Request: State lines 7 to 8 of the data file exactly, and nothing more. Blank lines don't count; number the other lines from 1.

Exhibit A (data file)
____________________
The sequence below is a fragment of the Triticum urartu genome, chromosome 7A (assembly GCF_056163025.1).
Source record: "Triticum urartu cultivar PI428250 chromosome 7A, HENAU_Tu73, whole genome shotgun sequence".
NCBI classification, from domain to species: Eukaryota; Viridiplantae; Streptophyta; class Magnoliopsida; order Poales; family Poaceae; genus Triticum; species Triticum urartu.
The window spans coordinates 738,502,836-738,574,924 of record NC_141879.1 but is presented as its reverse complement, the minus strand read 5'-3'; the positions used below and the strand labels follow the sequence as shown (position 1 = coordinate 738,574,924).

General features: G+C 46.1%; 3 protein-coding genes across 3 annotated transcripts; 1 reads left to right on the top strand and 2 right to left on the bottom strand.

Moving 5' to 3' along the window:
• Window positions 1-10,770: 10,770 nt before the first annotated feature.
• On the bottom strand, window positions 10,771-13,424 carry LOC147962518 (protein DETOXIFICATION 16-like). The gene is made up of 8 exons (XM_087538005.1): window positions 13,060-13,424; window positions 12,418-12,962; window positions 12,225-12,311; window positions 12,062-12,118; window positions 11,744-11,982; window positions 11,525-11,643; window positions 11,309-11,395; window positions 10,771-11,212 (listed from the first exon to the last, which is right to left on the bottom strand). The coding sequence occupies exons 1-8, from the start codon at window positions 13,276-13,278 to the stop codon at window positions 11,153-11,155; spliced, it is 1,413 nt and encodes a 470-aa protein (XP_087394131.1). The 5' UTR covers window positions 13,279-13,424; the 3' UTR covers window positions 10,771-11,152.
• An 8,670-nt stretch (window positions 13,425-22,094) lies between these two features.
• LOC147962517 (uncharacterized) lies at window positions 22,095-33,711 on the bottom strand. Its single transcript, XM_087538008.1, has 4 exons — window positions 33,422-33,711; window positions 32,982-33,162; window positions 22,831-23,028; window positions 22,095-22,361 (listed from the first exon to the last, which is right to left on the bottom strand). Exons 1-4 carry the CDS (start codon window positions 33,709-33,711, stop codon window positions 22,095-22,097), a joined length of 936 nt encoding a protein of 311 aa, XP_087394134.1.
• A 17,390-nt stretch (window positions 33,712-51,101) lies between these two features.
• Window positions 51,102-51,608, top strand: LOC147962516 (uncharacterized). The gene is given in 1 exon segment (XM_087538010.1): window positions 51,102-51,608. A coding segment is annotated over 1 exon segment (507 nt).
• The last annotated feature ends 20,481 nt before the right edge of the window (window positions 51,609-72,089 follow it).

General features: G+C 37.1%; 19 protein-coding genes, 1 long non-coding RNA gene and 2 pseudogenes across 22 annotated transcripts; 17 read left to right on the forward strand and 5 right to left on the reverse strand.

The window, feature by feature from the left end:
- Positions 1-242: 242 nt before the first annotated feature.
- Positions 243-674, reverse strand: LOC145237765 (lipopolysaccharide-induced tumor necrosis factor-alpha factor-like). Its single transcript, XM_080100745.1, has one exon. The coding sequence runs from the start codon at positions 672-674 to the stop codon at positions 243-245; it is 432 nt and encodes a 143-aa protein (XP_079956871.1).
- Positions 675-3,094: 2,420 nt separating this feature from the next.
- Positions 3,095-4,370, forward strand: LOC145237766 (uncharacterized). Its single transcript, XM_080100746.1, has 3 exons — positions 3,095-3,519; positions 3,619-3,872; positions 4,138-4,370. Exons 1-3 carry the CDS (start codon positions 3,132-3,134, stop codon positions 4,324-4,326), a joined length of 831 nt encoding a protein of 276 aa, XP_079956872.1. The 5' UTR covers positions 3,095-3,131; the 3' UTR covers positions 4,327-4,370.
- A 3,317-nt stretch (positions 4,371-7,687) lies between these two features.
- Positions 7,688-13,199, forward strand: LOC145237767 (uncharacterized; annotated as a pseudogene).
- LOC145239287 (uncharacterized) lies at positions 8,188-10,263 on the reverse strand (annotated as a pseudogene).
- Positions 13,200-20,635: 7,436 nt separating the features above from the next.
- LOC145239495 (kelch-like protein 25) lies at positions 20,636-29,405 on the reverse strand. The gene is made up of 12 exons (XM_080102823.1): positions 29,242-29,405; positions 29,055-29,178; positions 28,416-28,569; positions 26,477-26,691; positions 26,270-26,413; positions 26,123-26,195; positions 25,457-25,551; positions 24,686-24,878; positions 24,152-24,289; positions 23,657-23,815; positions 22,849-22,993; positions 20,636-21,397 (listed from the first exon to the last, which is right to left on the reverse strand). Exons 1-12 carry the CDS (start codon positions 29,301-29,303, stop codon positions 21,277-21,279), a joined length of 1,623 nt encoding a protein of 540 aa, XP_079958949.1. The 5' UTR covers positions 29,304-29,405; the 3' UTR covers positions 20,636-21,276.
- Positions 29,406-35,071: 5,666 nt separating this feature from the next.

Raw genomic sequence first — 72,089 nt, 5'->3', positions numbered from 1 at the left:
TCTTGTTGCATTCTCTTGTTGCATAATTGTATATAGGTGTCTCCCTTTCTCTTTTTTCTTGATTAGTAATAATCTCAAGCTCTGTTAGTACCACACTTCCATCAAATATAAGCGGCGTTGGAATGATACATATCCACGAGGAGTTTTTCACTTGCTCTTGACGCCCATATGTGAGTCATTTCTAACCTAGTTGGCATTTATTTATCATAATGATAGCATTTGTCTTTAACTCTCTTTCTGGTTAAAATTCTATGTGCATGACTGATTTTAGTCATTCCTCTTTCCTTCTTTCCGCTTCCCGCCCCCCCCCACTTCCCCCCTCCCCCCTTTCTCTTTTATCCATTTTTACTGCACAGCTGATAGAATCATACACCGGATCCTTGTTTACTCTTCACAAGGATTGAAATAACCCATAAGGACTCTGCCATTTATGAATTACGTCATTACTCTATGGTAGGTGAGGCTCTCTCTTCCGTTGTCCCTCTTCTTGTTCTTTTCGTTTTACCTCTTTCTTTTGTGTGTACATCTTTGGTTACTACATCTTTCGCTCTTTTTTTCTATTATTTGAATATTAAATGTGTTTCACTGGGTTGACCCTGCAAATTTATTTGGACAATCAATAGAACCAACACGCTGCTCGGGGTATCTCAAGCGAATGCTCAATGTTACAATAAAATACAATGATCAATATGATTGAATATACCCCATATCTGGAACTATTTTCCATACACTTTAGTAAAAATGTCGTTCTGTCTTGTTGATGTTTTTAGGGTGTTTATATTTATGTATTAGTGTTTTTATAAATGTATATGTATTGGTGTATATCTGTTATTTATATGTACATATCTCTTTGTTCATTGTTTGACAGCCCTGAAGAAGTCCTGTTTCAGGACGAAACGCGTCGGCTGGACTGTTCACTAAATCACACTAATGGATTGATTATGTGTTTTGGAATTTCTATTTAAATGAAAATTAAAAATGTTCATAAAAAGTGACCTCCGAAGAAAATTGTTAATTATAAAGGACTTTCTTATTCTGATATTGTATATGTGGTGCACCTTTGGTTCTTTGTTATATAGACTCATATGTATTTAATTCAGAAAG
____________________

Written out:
• Window positions 1-10,770: 10,770 nt before the first annotated feature.
• On the bottom strand, window positions 10,771-13,424 carry LOC147962518 (protein DETOXIFICATION 16-like). The gene is made up of 8 exons (XM_087538005.1): window positions 13,060-13,424; window positions 12,418-12,962; window positions 12,225-12,311; window positions 12,062-12,118; window positions 11,744-11,982; window positions 11,525-11,643; window positions 11,309-11,395; window positions 10,771-11,212 (listed from the first exon to the last, which is right to left on the bottom strand). The coding sequence occupies exons 1-8, from the start codon at window positions 13,276-13,278 to the stop codon at window positions 11,153-11,155; spliced, it is 1,413 nt and encodes a 470-aa protein (XP_087394131.1). The 5' UTR covers window positions 13,279-13,424; the 3' UTR covers window positions 10,771-11,152.